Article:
A defence inquiry has found a soldier who took his own life wasn’t provided the continuity of case management he needed

A soldier who took his own life wasn’t given the suicide risk assessment defence policy required following his earlier attempt.

A Defence commission of inquiry investigated whether Private Jacob Lee Lazarus’s experiences as a soldier contributed to his suicide on January 19, 2011, less than three months after an earlier attempt.

The inquiry found the 20-year-old was subject to some potentially antagonistic incidents but there was no credible evidence they contributed to his decision to take his own life.

It concluded he was a proud and popular soldier who enjoyed service life.

“(But) the reality is that Private Lazarus did not receive the continuity of case management that is expected,” the report said.

Private Lazarus joined the army in November 2009, hoping to serve in Afghanistan. He was posted to 6RAR in Brisbane in 2010 immediately after the unit returned from Afghanistan.

On November 10, 2011, he was found unconscious at his parents’ Brisbane home after attempting suicide. Contracted civilian doctors within defence considered him a low risk of a further attempt.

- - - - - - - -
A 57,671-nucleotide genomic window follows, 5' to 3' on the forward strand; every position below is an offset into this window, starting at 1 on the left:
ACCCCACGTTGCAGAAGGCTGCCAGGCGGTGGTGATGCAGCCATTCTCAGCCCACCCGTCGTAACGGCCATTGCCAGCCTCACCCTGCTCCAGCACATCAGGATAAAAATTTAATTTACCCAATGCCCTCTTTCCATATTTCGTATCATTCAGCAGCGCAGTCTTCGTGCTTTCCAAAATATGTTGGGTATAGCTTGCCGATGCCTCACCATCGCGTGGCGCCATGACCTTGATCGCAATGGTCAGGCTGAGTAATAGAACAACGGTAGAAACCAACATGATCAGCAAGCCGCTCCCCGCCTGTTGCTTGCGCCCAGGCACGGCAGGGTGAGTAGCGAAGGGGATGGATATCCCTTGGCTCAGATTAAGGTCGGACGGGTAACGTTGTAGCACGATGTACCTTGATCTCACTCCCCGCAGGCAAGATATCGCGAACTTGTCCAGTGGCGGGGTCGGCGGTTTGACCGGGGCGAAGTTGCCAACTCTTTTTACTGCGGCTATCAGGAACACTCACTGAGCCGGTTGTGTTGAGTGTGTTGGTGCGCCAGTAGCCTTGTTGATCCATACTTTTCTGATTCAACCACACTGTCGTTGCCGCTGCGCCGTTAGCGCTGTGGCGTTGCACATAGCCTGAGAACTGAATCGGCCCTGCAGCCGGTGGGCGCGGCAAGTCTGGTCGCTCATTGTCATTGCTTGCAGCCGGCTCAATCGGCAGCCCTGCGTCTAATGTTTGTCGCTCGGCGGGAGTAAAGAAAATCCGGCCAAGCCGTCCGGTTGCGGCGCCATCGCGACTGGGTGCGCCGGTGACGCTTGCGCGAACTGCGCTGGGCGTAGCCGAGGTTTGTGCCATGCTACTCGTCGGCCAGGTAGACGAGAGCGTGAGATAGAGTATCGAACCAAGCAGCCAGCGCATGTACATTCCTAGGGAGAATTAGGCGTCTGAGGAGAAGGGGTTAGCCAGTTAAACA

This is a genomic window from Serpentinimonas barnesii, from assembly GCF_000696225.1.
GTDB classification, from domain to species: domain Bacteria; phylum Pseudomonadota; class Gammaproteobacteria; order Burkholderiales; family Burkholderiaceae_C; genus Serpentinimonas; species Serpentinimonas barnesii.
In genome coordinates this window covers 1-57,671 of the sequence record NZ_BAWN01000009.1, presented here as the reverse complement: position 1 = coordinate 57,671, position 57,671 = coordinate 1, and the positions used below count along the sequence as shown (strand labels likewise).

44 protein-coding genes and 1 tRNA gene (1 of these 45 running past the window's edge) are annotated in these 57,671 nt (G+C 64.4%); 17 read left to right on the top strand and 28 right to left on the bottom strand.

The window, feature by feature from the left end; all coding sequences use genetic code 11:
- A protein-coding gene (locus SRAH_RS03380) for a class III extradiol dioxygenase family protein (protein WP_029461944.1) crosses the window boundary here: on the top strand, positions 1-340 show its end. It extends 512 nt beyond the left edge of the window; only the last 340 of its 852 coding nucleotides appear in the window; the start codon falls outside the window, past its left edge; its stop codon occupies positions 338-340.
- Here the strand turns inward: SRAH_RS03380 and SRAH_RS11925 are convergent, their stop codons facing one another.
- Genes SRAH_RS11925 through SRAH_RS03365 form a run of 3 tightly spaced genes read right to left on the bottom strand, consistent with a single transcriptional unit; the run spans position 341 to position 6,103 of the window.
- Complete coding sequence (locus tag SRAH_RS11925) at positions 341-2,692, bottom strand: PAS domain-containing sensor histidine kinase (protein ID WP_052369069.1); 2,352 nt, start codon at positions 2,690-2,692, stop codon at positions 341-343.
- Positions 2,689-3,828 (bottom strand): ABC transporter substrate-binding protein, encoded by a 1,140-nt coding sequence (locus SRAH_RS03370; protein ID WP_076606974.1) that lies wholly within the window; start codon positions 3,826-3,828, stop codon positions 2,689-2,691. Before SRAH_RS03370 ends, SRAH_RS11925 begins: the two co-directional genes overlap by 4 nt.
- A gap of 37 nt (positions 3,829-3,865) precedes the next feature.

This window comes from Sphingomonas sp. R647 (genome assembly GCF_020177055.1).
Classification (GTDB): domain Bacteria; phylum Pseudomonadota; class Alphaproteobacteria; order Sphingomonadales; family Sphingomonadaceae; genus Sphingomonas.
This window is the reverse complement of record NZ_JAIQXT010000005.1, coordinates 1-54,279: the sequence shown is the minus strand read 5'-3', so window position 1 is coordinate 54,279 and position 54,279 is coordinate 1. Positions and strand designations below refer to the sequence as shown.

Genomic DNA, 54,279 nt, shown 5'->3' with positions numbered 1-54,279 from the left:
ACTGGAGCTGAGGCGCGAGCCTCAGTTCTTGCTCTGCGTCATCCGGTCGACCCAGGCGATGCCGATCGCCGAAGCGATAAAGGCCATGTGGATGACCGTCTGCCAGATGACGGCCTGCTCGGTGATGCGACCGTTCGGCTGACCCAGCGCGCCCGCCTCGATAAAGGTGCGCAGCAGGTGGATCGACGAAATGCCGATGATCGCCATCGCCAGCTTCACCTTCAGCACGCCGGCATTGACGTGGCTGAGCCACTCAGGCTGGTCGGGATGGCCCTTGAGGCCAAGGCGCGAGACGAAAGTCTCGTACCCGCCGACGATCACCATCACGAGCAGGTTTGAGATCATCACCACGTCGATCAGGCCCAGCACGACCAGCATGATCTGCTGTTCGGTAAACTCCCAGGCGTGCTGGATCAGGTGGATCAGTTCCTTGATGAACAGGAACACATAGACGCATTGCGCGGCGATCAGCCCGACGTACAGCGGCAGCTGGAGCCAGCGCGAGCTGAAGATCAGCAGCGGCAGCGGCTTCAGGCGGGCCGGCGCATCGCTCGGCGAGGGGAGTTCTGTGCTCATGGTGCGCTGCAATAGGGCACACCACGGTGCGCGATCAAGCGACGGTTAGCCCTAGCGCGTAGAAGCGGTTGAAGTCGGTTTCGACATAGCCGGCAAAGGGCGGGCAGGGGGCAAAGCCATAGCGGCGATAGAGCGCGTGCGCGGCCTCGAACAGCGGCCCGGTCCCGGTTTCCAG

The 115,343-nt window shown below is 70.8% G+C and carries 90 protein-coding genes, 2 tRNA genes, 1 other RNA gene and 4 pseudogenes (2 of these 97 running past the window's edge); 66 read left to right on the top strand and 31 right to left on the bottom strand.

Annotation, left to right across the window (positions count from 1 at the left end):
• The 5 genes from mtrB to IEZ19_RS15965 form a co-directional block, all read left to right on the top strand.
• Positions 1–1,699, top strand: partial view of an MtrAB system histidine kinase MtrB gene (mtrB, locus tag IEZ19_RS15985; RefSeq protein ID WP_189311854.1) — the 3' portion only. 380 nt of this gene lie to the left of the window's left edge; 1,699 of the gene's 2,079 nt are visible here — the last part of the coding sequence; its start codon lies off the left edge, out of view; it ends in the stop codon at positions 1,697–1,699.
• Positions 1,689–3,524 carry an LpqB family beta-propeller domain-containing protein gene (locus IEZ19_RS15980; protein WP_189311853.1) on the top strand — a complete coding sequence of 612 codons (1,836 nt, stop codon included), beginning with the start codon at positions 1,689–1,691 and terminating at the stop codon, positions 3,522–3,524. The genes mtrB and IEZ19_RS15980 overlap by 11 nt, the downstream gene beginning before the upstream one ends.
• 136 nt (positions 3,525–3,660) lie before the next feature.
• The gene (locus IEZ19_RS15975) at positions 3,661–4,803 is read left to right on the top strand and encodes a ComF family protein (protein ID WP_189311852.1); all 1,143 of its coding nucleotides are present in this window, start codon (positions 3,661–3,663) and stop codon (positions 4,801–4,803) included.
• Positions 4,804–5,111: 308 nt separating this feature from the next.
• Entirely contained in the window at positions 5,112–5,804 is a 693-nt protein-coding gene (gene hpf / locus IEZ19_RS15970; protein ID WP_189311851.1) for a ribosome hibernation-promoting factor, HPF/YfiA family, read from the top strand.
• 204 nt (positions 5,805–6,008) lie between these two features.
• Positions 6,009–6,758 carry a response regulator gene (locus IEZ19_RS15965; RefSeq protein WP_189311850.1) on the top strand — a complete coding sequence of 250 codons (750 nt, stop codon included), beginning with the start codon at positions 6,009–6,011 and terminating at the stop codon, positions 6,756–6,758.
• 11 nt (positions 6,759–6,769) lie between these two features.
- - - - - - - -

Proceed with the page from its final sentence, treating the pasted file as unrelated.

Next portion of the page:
Despite a clear requirement, no suicide risk assessment was conducted.

He also saw a consultant psychiatrist, who declared him unfit for duty because of a major depressive illness. But he was unable to attend appointments in mid-January because of the floods and took his own life on convalescent leave.

His family acknowledged his death was planned in advance and hidden from them. It included taking out a $5000 personal bank loan, which he spent on dining out and gambling.

The inquiry report said defence policy must balance the need for medical information to be given to commanders against the doctors’ obligations on confidentiality.

Readers seeking support and information about suicide prevention can contact Lifeline on 13 11 14 or MensLine Australia 1300 78 99 78.